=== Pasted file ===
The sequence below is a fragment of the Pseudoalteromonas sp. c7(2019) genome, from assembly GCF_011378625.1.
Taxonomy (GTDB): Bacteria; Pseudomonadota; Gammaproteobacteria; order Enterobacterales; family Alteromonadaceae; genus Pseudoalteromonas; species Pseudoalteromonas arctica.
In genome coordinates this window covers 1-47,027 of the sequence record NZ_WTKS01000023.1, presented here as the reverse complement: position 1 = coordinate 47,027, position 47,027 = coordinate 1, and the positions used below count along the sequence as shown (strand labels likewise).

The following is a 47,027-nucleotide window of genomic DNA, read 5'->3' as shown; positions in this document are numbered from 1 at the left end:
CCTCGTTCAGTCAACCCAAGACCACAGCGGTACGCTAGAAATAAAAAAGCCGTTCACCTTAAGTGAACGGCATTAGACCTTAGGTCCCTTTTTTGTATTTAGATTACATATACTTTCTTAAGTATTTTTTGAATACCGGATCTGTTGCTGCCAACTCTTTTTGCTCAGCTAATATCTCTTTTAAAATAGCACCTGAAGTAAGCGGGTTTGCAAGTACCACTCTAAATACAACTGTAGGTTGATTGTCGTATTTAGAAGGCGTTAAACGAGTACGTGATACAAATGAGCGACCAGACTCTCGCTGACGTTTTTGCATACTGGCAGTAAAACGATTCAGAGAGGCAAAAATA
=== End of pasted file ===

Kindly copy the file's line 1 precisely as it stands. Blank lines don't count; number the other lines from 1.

The sequence below is a fragment of the Pseudoalteromonas sp. c7(2019) genome, from assembly GCF_011378625.1.